Income oriented investors are yield-starved with T-bills yielding nearly zero. For those of you willing to extend the maturity of your Treasury investments, you can get nearly 1.5% on five-year securities or about 2.4% if you can commit to a 10-year investment.
Given the paltry payouts from Treasury bills and notes, it’s no wonder that investors are being enticed by big fat juicy dividends from stocks and bonds of questionable quality. The yield from stocks is higher than bonds for the first time since 1958 and is nearly twice as high as it was a year ago. However, before you get too excited, think about how this came about. Stocks did not raise their dividends. On the contrary, the prices of many dividend-paying stocks were cut in half over the past year. This has the effect of doubling the dividend yield without increasing the actual dollar amount paid out.
Investors also need to be aware that many quote sources report dividend yields based on the payouts of the preceding 12 months divided by the current price. Even if a company were to announce a significant dividend cut today, the yield calculation is often based on the former payout, not what is going to paid in the next 12 months.
Most importantly, dividends are not sacred. DIVIDENDS CAN AND WILL BE CUT.
Bank of America (BAC) is an interesting and perhaps extreme example, but it illustrates many of my points. A little more than three months ago, BAC was paying quarterly dividends of $0.64, which provided the stock with a nice 7.3% yield (as of 9/30/08). Many investors were enticed into buying this seemingly juicy yield. Two months later, at the end of November, the yield on BAC had climbed to the lofty level of 16.2%. This was not the result of BAC increasing the dividend amount, it was because the stock price dropped nearly 53%.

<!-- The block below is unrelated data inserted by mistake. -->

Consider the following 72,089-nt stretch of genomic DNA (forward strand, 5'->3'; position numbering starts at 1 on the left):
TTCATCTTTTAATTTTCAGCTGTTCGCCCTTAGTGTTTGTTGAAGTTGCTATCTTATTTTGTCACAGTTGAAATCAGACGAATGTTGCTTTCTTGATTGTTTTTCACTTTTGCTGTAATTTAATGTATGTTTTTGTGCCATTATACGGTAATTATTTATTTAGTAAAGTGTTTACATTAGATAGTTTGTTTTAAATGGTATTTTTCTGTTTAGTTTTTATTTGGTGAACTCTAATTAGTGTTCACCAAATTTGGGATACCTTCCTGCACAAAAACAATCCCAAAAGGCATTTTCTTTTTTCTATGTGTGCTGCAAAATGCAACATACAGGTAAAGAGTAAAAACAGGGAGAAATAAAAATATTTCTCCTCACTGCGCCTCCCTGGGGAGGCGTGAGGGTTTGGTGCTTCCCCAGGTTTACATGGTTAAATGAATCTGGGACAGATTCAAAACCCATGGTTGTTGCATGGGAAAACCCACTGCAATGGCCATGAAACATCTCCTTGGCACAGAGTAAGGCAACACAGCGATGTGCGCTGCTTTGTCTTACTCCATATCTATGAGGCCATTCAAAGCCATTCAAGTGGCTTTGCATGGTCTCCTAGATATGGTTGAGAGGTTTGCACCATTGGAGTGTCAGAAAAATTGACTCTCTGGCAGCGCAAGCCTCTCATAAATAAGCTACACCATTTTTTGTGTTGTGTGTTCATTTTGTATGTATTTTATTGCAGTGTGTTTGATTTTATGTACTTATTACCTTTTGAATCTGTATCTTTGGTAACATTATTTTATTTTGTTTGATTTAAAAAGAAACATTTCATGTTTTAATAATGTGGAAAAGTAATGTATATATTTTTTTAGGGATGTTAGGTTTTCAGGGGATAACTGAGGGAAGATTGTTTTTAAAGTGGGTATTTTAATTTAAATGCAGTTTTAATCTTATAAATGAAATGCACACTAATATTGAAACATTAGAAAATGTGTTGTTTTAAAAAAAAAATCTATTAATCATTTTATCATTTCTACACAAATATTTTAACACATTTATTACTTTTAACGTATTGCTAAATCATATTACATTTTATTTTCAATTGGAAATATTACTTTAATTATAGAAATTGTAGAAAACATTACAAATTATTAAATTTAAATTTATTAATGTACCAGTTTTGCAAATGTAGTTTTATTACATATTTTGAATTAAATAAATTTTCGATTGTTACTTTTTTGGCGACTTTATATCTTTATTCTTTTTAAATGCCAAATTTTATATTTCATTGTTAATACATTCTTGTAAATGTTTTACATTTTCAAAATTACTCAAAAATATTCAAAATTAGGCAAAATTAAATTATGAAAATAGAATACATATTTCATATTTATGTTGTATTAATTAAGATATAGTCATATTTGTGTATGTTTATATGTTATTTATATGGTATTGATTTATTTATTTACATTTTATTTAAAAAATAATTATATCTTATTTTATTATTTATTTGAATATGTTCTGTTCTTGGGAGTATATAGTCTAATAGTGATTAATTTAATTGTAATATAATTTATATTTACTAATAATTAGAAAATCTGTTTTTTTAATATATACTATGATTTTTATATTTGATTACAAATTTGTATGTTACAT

Three days later, BAC cut the dividend in half to $0.32, bringing the forward-looking yield back to a slightly more realistic high single-digit level. After getting their investment cut in half, investors now had to deal with a 50% reduction in the dividend stream also.
Last Thursday (1/15/09), the anticipated dividend yield on BAC was again a big fat juicy 9%. The following day, BAC slashed the dividend by more than 97% to a quarterly payout of just one penny per share. Yesterday, BAC closed at $5.10, representing an additional 50% loss of value the past three market days.
Dividend proponents like to say that dividends protect the share price and allow you to be “paid to wait” for a share price recovery. That is not always the case. Sometimes high dividends are a warning. Dividends are not guaranteed.
Today, many quote systems are saying the dividend yield on BAC is 25%. However, based on the next four one-penny payouts, the actual yield is less 1%. But if the price keeps dropping, the yield may soon be juicy once again.
Disclosure: No positions in BAC